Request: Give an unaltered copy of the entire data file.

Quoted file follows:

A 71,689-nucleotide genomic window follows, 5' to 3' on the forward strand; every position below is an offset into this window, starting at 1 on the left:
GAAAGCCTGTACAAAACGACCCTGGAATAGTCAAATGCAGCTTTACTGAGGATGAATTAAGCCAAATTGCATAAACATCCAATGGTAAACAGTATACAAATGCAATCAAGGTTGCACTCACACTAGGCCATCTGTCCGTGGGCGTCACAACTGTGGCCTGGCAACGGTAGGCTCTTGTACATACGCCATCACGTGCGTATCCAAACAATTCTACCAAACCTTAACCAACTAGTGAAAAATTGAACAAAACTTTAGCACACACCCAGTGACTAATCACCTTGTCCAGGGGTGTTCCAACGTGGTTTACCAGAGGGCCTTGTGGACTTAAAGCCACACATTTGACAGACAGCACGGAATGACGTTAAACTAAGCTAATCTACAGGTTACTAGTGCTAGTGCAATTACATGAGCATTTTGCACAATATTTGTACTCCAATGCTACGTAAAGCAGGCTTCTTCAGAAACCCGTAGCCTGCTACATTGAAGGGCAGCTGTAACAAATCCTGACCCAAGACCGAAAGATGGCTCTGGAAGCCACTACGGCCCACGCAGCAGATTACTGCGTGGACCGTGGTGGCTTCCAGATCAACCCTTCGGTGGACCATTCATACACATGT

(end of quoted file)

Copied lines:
A 71,689-nucleotide genomic window follows, 5' to 3' on the forward strand; every position below is an offset into this window, starting at 1 on the left:
GAAAGCCTGTACAAAACGACCCTGGAATAGTCAAATGCAGCTTTACTGAGGATGAATTAAGCCAAATTGCATAAACATCCAATGGTAAACAGTATACAAATGCAATCAAGGTTGCACTCACACTAGGCCATCTGTCCGTGGGCGTCACAACTGTGGCCTGGCAACGGTAGGCTCTTGTACATACGCCATCACGTGCGTATCCAAACAATTCTACCAAACCTTAACCAACTAGTGAAAAATTGAACAAAACTTTAGCACACACCCAGTGACTAATCACCTTGTCCAGGGGTGTTCCAACGTGGTTTACCAGAGGGCCTTGTGGACTTAAAGCCACACATTTGACAGACAGCACGGAATGACGTTAAACTAAGCTAATCTACAGGTTACTAGTGCTAGTGCAATTACATGAGCATTTTGCACAATATTTGTACTCCAATGCTACGTAAAGCAGGCTTCTTCAGAAACCCGTAGCCTGCTACATTGAAGGGCAGCTGTAACAAATCCTGACCCAAGACCGAAAGATGGCTCTGGAAGCCACTACGGCCCACGCAGCAGATTACTGCGTGGACCGTGGTGGCTTCCAGATCAACCCTTCGGTGGACCATTCATACACATGT